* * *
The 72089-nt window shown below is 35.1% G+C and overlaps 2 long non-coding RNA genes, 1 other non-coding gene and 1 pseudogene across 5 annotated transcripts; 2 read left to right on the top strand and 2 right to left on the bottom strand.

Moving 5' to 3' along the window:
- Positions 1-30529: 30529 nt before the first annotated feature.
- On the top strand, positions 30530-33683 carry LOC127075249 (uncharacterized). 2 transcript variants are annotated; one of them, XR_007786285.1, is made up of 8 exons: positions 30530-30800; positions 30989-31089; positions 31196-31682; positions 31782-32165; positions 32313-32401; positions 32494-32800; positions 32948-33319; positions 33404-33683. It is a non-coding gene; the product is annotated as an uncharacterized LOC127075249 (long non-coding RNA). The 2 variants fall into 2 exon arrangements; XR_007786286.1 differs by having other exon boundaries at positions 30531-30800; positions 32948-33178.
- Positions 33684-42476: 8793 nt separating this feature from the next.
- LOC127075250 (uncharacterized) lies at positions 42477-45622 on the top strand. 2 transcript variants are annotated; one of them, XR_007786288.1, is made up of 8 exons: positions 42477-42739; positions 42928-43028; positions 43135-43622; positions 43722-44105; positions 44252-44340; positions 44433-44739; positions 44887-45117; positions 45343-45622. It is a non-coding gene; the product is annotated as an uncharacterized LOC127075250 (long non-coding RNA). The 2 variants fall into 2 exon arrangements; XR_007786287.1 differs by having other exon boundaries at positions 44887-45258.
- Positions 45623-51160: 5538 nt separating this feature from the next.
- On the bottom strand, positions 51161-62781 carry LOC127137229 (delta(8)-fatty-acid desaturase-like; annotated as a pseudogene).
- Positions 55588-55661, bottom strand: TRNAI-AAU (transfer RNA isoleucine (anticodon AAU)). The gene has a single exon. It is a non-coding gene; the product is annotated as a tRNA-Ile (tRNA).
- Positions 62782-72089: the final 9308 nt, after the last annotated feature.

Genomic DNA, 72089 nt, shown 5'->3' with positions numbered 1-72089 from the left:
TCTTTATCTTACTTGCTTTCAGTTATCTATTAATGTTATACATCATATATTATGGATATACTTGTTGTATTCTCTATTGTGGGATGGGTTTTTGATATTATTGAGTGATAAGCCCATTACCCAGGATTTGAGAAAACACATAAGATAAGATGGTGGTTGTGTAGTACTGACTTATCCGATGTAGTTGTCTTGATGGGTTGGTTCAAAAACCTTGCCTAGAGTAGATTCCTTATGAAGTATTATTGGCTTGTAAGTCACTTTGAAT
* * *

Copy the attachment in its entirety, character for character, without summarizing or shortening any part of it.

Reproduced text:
The 72089-nt window shown below is 35.1% G+C and overlaps 2 long non-coding RNA genes, 1 other non-coding gene and 1 pseudogene across 5 annotated transcripts; 2 read left to right on the top strand and 2 right to left on the bottom strand.

Moving 5' to 3' along the window:
- Positions 1-30529: 30529 nt before the first annotated feature.
- On the top strand, positions 30530-33683 carry LOC127075249 (uncharacterized). 2 transcript variants are annotated; one of them, XR_007786285.1, is made up of 8 exons: positions 30530-30800; positions 30989-31089; positions 31196-31682; positions 31782-32165; positions 32313-32401; positions 32494-32800; positions 32948-33319; positions 33404-33683. It is a non-coding gene; the product is annotated as an uncharacterized LOC127075249 (long non-coding RNA). The 2 variants fall into 2 exon arrangements; XR_007786286.1 differs by having other exon boundaries at positions 30531-30800; positions 32948-33178.
- Positions 33684-42476: 8793 nt separating this feature from the next.
- LOC127075250 (uncharacterized) lies at positions 42477-45622 on the top strand. 2 transcript variants are annotated; one of them, XR_007786288.1, is made up of 8 exons: positions 42477-42739; positions 42928-43028; positions 43135-43622; positions 43722-44105; positions 44252-44340; positions 44433-44739; positions 44887-45117; positions 45343-45622. It is a non-coding gene; the product is annotated as an uncharacterized LOC127075250 (long non-coding RNA). The 2 variants fall into 2 exon arrangements; XR_007786287.1 differs by having other exon boundaries at positions 44887-45258.
- Positions 45623-51160: 5538 nt separating this feature from the next.
- On the bottom strand, positions 51161-62781 carry LOC127137229 (delta(8)-fatty-acid desaturase-like; annotated as a pseudogene).
- Positions 55588-55661, bottom strand: TRNAI-AAU (transfer RNA isoleucine (anticodon AAU)). The gene has a single exon. It is a non-coding gene; the product is annotated as a tRNA-Ile (tRNA).
- Positions 62782-72089: the final 9308 nt, after the last annotated feature.

Genomic DNA, 72089 nt, shown 5'->3' with positions numbered 1-72089 from the left:
TCTTTATCTTACTTGCTTTCAGTTATCTATTAATGTTATACATCATATATTATGGATATACTTGTTGTATTCTCTATTGTGGGATGGGTTTTTGATATTATTGAGTGATAAGCCCATTACCCAGGATTTGAGAAAACACATAAGATAAGATGGTGGTTGTGTAGTACTGACTTATCCGATGTAGTTGTCTTGATGGGTTGGTTCAAAAACCTTGCCTAGAGTAGATTCCTTATGAAGTATTATTGGCTTGTAAGTCACTTTGAAT